A Trump presidency: The age of contempt, chaos


by Zach Goodrich, Special to The Simpsonian

When I was first presented the opportunity to write an opinion piece over what a Donald Trump presidency would do to our country, my initial reaction was to politely decline, simply because his candidacy is so controversial and passions burn so strongly on both ends of the spectrum and I’d rather not be burnt to a crisp.

I have friends who work for the Trump campaign and friends who are preparing to move to Canada if he wins. However, after some reflection I realized that in moments like the one we are confronted with now, I do not want to be one who sits quietly on the sidelines while my party and country suffer.

To quote the Italian poet Dante Alighieri, “The darkest places in hell are reserved for those who maintain their neutrality in times of moral crisis.” I don’t mean to be overdramatic, but when I think about what the history books will say about Donald Trump and the 2016 election, I want to make sure that I’m on the right side of history.

Looking at Trump’s campaign from an unbiased viewpoint can be difficult, but it is essential to acknowledge the commendable aspects as well as the deplorable ones.

On one hand, Trump has shaken up a lethargic and uninspiring political process and proven that a rogue candidate can find success without the support of the establishment. In addition, Trump has created a grassroots movement composed of many Americans who otherwise wouldn’t even consider casting a vote.

On the other hand, Trump has brought a new level of vulgarity, xenophobia and despicableness, the likes of which we haven’t seen in a modern presidential campaign. Donald Trump is seen in the eyes of many at home and abroad as a joke, a sideshow and a dangerous man blinded by an unyielding ignorance.

So what kind of an administration would this campaign evolve into?

I believe that the single best indicator as to what a Trump administration would do to America is what his campaign has done so far: foster contempt and chaos.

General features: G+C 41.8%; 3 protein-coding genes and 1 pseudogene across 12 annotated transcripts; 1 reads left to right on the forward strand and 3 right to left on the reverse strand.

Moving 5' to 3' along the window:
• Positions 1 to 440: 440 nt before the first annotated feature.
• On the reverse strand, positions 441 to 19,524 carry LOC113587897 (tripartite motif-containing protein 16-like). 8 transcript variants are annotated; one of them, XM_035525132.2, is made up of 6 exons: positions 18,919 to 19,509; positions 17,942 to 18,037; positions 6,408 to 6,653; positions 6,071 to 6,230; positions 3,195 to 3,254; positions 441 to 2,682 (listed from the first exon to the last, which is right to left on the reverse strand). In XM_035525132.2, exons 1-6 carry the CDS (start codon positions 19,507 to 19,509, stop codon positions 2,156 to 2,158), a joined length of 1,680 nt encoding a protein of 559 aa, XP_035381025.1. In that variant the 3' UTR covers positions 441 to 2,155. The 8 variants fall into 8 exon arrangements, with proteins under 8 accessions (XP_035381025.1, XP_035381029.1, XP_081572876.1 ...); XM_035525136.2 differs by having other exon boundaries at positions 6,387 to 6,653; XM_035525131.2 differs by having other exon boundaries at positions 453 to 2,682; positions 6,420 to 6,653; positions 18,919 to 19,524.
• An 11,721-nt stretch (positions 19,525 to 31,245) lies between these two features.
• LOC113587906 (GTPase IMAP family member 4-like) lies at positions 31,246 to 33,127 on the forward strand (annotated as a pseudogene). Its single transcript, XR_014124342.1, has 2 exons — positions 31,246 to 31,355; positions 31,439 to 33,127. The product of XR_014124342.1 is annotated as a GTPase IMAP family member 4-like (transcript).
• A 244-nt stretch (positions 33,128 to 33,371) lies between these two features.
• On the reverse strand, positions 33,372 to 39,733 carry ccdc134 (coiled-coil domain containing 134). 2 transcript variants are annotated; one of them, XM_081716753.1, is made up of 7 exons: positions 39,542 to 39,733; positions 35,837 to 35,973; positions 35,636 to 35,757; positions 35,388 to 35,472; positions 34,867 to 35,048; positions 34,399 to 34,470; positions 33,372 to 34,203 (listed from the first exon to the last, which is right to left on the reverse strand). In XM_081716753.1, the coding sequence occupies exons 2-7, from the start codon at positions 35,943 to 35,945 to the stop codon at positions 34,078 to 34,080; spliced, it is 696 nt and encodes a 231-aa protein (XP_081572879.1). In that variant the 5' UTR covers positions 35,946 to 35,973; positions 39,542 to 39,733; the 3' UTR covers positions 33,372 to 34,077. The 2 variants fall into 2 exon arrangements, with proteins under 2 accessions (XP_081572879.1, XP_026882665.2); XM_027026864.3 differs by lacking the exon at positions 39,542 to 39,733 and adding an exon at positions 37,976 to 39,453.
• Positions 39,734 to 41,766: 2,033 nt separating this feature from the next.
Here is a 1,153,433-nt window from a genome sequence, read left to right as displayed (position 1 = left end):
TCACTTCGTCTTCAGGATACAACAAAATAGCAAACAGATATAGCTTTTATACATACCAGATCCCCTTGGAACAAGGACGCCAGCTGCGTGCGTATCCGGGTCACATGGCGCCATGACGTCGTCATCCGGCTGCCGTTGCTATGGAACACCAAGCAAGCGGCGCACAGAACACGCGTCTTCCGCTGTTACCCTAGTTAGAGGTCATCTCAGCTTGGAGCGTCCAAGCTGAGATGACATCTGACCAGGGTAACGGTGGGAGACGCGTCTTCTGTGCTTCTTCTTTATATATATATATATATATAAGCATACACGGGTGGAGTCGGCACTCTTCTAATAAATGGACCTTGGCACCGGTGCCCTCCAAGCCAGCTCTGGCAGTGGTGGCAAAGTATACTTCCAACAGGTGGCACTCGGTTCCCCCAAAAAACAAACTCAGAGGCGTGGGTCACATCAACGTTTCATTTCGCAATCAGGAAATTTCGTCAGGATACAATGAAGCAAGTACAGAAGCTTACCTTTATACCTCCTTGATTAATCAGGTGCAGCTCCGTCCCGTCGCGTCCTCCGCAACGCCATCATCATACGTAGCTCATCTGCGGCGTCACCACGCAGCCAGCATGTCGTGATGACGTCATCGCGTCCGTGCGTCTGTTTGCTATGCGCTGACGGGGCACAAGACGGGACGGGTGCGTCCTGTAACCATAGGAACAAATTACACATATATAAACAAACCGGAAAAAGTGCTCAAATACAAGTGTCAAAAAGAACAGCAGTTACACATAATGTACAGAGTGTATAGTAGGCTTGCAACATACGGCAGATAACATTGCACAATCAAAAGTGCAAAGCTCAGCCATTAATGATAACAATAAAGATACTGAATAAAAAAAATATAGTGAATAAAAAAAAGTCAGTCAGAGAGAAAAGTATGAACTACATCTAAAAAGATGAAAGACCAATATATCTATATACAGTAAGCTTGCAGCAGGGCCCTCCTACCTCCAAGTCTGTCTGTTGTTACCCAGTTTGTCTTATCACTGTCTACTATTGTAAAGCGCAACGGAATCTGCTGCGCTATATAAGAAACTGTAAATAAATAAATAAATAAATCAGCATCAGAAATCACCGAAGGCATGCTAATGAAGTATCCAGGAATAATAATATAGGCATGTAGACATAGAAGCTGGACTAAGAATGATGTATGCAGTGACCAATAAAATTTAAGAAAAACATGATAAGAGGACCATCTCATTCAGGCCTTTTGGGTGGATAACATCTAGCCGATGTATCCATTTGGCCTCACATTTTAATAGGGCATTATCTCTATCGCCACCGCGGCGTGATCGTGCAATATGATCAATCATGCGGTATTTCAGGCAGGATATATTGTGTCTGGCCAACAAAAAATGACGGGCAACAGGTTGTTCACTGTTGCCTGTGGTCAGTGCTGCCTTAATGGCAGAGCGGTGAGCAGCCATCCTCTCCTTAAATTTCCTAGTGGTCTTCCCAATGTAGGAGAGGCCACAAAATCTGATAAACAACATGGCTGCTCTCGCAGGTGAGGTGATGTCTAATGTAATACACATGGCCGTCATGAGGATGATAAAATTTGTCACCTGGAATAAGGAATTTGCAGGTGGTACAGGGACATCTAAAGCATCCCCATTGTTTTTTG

Trump’s rallies are the scene of violence where a blinding, misguided hatred fuels his supporters to turn against their fellow man. The divisiveness and discord leaves a bitter taste in one’s mouth; it makes a campaign that should be about solving problems and building a better America one that passes blame onto scapegoats and looks to take America back to its supposed glory days with plans that have as much meaningful substance as an episode of Keeping Up with the Kardashians.

If you want another indicator of what a Trump administration would do to our country, look at what he has done as the frontrunner for the Republican Party’s nomination.

The GOP is divided with a large segment of the party joining the ever-growing #NeverTrump movement and hoping for a brokered convention so that they can unite around a nominee who isn’t Trump and one they can feel comfortable voting for over the likes of Hillary Clinton.

Recently, an ad from President Lyndon B. Johnson’s 1964 campaign entitled “Confessions of a Republican” resurfaced and went viral due to the applicability to the situation many Republicans, including myself, are facing in 2016. To quote just one part of the ad, “When the head of the Ku Klux Klan, when all these weird groups come out in favor of the candidate of my party – either they’re not Republicans or I’m not.”

Regardless of the desperate calls from party leadership to unite behind whoever the nominee is, Trump as the face of the GOP will result in many people leaving the party because it will have transformed into something unrecognizable from the party of Lincoln, Roosevelt, Reagan, etc.

If you want to try and accurately predict how the rest of this election will play out, your best bet is taking several shots and binge-watching House of Cards for inspiration. 2016 has been a turbulent election year where anything can happen and conventional candidates/campaigns that otherwise would have been successful have fallen flat on their faces.

My only hope is that after we make it through this year, the 45th President of the United States can unite and lead our nation into its best days yet. If the people ultimately choose Donald Trump, I hope every word I’ve written for this article is wrong and that a President Trump can do great things for our country.

Am I skeptical about that prospect? Absolutely. Am I ruling it out completely? I’m not going to rule anything out completely for this election anymore.